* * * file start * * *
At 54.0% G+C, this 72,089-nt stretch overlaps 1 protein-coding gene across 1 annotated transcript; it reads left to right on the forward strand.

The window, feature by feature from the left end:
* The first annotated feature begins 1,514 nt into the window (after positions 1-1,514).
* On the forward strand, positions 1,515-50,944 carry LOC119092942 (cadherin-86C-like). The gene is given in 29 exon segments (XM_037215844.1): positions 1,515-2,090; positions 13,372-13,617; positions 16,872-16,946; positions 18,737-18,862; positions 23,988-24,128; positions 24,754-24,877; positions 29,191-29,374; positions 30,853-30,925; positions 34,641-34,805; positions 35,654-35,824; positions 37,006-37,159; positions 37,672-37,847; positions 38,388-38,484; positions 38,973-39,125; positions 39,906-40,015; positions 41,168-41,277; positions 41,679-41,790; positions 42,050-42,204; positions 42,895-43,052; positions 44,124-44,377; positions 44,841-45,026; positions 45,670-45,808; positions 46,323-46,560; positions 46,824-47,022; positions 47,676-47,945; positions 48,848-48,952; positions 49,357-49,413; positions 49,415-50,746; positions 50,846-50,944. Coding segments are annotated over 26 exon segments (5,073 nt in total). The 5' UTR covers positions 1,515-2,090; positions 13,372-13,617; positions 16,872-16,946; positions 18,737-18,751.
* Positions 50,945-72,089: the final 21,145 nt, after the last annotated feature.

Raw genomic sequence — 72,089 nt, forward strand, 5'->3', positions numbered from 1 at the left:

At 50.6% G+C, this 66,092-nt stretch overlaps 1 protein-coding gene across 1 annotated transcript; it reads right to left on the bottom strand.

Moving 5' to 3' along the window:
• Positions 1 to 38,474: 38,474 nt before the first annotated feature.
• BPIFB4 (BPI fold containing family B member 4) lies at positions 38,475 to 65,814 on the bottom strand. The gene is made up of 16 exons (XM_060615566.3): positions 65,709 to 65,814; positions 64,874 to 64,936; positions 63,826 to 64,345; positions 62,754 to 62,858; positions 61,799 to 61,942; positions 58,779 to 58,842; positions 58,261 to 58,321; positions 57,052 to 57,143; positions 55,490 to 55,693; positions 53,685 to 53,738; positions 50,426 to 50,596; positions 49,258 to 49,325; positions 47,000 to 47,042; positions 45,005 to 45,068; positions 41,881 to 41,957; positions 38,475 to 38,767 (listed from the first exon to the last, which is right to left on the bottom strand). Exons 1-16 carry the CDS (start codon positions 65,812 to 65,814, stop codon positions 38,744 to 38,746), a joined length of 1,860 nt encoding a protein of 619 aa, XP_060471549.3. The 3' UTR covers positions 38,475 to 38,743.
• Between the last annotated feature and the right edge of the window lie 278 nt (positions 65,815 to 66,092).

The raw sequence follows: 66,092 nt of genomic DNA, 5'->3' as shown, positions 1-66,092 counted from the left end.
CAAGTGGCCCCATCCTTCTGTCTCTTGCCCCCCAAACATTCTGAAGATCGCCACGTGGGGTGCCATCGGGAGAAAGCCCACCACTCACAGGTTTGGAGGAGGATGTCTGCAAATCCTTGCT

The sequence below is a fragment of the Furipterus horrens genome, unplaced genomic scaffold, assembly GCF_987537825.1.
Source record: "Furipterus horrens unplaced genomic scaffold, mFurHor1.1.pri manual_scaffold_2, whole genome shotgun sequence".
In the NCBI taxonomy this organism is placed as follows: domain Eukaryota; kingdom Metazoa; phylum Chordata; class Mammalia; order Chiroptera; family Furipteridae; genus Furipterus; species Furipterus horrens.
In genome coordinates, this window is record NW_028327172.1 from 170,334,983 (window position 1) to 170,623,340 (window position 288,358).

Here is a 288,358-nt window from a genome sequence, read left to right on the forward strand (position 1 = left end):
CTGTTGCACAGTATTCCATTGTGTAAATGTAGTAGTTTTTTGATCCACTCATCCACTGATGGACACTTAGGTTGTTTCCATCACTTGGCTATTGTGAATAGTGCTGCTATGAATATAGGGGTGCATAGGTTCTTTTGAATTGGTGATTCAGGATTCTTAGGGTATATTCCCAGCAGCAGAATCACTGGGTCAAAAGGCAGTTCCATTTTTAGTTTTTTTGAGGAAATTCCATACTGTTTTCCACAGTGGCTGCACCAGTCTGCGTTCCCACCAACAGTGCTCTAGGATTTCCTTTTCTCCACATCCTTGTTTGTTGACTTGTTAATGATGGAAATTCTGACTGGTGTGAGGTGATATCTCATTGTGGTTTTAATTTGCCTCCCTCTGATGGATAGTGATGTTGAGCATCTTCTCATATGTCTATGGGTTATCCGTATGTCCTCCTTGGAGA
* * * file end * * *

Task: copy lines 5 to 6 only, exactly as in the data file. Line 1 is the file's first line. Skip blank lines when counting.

* Positions 50,945-72,089: the final 21,145 nt, after the last annotated feature.

Raw genomic sequence — 72,089 nt, forward strand, 5'->3', positions numbered from 1 at the left: